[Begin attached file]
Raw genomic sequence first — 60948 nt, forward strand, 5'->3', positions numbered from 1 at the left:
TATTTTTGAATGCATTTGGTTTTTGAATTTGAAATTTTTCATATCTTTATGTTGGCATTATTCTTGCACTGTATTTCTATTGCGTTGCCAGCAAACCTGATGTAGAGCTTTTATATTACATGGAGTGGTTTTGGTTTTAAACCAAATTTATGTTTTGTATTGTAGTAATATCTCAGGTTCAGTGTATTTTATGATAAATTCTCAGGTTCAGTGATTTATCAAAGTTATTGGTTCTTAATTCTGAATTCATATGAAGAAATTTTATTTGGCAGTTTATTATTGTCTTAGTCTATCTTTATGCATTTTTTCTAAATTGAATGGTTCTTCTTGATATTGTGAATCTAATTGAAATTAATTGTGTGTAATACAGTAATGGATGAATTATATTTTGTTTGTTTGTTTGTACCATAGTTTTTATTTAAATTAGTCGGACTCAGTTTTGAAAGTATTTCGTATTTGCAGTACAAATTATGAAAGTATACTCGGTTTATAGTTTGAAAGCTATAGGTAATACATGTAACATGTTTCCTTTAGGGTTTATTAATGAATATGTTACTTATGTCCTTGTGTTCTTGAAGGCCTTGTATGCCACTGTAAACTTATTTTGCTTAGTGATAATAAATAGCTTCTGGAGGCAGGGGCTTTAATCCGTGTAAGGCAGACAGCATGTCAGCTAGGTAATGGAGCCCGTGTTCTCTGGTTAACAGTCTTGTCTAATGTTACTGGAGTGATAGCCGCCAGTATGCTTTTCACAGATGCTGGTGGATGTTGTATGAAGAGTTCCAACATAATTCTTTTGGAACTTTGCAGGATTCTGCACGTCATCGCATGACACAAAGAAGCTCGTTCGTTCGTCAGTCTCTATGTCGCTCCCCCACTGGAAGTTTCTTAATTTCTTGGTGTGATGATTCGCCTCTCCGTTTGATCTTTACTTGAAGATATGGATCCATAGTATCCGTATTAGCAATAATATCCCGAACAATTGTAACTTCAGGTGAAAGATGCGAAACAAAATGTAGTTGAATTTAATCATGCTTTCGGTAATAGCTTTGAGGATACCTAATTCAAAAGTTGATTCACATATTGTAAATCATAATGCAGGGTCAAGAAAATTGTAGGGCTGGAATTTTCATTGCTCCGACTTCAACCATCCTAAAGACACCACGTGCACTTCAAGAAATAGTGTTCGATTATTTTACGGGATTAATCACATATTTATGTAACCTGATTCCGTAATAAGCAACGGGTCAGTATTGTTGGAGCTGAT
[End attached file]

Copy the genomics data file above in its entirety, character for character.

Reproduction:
Raw genomic sequence first — 60948 nt, forward strand, 5'->3', positions numbered from 1 at the left:
TATTTTTGAATGCATTTGGTTTTTGAATTTGAAATTTTTCATATCTTTATGTTGGCATTATTCTTGCACTGTATTTCTATTGCGTTGCCAGCAAACCTGATGTAGAGCTTTTATATTACATGGAGTGGTTTTGGTTTTAAACCAAATTTATGTTTTGTATTGTAGTAATATCTCAGGTTCAGTGTATTTTATGATAAATTCTCAGGTTCAGTGATTTATCAAAGTTATTGGTTCTTAATTCTGAATTCATATGAAGAAATTTTATTTGGCAGTTTATTATTGTCTTAGTCTATCTTTATGCATTTTTTCTAAATTGAATGGTTCTTCTTGATATTGTGAATCTAATTGAAATTAATTGTGTGTAATACAGTAATGGATGAATTATATTTTGTTTGTTTGTTTGTACCATAGTTTTTATTTAAATTAGTCGGACTCAGTTTTGAAAGTATTTCGTATTTGCAGTACAAATTATGAAAGTATACTCGGTTTATAGTTTGAAAGCTATAGGTAATACATGTAACATGTTTCCTTTAGGGTTTATTAATGAATATGTTACTTATGTCCTTGTGTTCTTGAAGGCCTTGTATGCCACTGTAAACTTATTTTGCTTAGTGATAATAAATAGCTTCTGGAGGCAGGGGCTTTAATCCGTGTAAGGCAGACAGCATGTCAGCTAGGTAATGGAGCCCGTGTTCTCTGGTTAACAGTCTTGTCTAATGTTACTGGAGTGATAGCCGCCAGTATGCTTTTCACAGATGCTGGTGGATGTTGTATGAAGAGTTCCAACATAATTCTTTTGGAACTTTGCAGGATTCTGCACGTCATCGCATGACACAAAGAAGCTCGTTCGTTCGTCAGTCTCTATGTCGCTCCCCCACTGGAAGTTTCTTAATTTCTTGGTGTGATGATTCGCCTCTCCGTTTGATCTTTACTTGAAGATATGGATCCATAGTATCCGTATTAGCAATAATATCCCGAACAATTGTAACTTCAGGTGAAAGATGCGAAACAAAATGTAGTTGAATTTAATCATGCTTTCGGTAATAGCTTTGAGGATACCTAATTCAAAAGTTGATTCACATATTGTAAATCATAATGCAGGGTCAAGAAAATTGTAGGGCTGGAATTTTCATTGCTCCGACTTCAACCATCCTAAAGACACCACGTGCACTTCAAGAAATAGTGTTCGATTATTTTACGGGATTAATCACATATTTATGTAACCTGATTCCGTAATAAGCAACGGGTCAGTATTGTTGGAGCTGAT